Our trade mark portfolio health check - BrandFit® will make sure your portfolio is fit for purpose and that your budget is working as smartly as it can.

Trade mark portfolios should be fluid: constantly evolving to reflect and support the changing needs of a business. However, that’s not always the case:

Why does it matter?

When there is a disconnect between business plan and trade mark portfolio, it can:

  • Put the company at risk

  • Lead to missed opportunities to build value in the business

  • Result in excessive and illogical expenditure on a market or brand worth very little, while leaving more valuable parts of the business under-invested in and under-protected

 All of which may decrease value, waste money and give rivals a competitive advantage. 

How can we help?

To make sure your trade mark portfolio is fit for purpose and that your budget is working as smartly as it can, we have developed BrandFit®​. This portfolio “health check” delves in to your business plan and assesses your existing trade mark portfolio against it, getting to the bottom of what you do and don’t need, saving you money, identifying any gaps and areas of risk, and making proactive, tailored recommendations to shore up your brand protection.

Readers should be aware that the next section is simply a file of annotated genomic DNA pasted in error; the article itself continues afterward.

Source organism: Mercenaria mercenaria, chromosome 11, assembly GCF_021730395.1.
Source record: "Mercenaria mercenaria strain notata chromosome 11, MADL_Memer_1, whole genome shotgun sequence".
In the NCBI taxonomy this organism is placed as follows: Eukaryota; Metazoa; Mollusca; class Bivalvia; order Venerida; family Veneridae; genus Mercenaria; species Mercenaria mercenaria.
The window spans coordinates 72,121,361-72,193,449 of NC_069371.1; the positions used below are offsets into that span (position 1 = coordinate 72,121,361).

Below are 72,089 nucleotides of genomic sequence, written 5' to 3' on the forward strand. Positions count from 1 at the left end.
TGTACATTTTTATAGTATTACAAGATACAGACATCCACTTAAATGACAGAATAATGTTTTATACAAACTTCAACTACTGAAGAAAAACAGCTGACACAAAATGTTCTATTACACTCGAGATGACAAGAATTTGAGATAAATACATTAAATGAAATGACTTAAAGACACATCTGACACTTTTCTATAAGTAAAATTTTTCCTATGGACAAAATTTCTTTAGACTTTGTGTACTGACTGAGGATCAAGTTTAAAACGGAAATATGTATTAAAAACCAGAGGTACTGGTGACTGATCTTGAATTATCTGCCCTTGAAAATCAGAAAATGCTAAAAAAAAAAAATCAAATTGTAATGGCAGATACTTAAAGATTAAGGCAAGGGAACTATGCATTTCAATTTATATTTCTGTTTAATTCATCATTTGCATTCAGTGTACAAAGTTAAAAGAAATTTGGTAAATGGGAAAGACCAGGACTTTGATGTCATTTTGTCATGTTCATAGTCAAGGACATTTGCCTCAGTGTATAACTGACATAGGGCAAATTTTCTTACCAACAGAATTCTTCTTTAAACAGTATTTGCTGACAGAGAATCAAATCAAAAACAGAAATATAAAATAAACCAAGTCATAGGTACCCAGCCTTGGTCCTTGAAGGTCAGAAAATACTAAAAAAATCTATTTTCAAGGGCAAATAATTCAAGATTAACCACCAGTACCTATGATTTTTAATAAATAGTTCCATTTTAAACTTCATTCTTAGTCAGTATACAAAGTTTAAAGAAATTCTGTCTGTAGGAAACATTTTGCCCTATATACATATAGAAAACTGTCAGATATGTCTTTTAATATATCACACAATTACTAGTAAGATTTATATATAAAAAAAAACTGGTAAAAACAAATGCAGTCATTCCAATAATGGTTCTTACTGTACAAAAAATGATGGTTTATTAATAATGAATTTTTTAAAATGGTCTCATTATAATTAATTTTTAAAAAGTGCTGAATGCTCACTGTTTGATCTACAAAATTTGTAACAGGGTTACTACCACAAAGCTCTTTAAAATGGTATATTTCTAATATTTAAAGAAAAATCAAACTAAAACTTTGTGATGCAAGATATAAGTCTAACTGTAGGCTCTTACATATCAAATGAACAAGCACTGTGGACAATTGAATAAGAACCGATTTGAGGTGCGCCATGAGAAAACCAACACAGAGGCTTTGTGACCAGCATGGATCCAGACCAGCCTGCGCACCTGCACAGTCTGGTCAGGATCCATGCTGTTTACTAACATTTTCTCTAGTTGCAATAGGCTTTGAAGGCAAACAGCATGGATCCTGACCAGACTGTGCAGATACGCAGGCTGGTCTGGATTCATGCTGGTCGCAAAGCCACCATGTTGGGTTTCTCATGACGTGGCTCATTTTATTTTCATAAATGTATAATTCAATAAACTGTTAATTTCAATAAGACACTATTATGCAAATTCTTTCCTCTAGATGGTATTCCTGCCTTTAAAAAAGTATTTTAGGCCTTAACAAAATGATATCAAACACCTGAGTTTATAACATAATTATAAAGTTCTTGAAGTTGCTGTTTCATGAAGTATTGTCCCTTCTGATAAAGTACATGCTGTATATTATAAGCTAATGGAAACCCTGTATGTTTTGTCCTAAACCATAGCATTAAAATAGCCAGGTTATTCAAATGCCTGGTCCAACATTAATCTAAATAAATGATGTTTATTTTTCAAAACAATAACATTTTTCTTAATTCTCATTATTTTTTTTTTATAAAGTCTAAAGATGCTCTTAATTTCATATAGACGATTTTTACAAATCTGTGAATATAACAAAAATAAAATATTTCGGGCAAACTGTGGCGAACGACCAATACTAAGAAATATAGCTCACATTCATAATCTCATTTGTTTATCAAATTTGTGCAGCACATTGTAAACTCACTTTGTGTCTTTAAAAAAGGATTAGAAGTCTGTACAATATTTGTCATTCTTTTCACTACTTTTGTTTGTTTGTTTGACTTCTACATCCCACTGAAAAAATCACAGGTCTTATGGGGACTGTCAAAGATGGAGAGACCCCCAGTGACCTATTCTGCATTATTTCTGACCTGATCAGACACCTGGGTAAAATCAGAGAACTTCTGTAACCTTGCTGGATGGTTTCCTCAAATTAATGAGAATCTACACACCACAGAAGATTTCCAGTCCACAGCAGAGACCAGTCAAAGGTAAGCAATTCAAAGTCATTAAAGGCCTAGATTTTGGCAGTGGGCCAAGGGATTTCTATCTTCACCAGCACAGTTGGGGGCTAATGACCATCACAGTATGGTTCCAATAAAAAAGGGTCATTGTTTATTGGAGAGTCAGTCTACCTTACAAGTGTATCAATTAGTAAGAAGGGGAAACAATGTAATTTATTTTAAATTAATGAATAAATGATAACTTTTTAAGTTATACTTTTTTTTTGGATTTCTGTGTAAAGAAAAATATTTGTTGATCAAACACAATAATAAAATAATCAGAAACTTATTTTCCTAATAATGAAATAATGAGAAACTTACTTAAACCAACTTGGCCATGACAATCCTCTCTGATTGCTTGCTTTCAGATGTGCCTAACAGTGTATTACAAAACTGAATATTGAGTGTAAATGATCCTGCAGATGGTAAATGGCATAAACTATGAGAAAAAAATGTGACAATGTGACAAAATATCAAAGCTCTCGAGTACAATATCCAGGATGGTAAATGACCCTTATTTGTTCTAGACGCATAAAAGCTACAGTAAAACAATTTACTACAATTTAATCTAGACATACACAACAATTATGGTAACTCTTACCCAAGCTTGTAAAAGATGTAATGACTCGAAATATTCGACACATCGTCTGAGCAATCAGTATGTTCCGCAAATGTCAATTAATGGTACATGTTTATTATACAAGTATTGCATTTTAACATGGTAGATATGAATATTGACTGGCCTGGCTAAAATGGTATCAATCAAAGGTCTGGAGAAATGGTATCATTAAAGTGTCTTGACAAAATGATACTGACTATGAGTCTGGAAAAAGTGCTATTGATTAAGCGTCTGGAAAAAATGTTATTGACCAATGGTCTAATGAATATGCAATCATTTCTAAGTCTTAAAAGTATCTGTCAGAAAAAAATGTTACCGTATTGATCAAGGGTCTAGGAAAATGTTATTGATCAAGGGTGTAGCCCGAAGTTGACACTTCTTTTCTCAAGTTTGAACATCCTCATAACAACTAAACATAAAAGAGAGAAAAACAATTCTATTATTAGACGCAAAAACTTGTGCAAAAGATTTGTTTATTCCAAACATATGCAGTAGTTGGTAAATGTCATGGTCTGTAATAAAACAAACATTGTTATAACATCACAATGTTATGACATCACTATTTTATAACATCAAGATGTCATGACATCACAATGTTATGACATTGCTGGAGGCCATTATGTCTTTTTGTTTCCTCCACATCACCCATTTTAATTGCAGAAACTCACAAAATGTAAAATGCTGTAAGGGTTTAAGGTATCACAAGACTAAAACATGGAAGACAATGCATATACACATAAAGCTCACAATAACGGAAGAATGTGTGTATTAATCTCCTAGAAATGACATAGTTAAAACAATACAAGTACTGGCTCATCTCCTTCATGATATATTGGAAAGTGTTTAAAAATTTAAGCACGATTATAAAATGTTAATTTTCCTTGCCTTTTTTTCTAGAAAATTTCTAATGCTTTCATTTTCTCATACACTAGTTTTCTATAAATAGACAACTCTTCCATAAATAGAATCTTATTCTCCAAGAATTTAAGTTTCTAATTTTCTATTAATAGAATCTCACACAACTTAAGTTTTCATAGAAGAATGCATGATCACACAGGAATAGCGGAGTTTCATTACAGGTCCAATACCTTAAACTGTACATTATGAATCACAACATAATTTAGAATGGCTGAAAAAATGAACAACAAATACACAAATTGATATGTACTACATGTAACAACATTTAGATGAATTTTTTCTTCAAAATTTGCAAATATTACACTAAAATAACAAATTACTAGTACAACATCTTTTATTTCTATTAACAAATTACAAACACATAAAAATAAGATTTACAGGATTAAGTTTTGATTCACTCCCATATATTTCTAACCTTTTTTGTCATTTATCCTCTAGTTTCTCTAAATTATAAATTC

Whether you think your portfolio has stagnated (especially if you’re changing your attorneys or thinking about it), whether you want to protect and de-risk your next stage of growth, or whether you’re heading towards due diligence for investment or exit, BrandFit® will give you a clear road-map to help build a strategic, robust portfolio that genuinely supports and adds value to your business.

Who is BrandFit® for?

All too often, we see portfolios where trade marks have been filed, registered and left, sometimes for years, with no further consideration or regular review. As a result, key geographic markets are left exposed with no protection; new brands/products/services are added to the range but not protected or cleared for use; and logos are updated but not re-registered, leaving old registrations open to non-use cancellation and problems with enforcement.

In other cases we see portfolios where a few marks have been filed, just to get the business off the ground and secure a minimum level of protection, but with no real strategy behind it. Often, understandably, the work has been done inhouse, without professional advice, and it’s only when a new round of investment comes in that the funds are there to look at the bigger picture and develop a more cogent and effective brand protection strategy.

In fact, the anticipation of investment or exit is often the (very sensible) trigger to look at a portfolio more closely. The process of due diligence can raise all kinds of questions about the state of a portfolio, and any gaps or obvious risks may well be used by investors or potential purchasers to lower the value of a company. If that analysis can be completed before due diligence, the company stands a much better chance of realising (or even increasing) its potential value.

Sometimes a company doesn’t even know what’s in its portfolio and whether or not it’s fit for purpose. This is a frequent occurrence following a merger or acquisition and it can be a serial headache for companies that are especially acquisitive.

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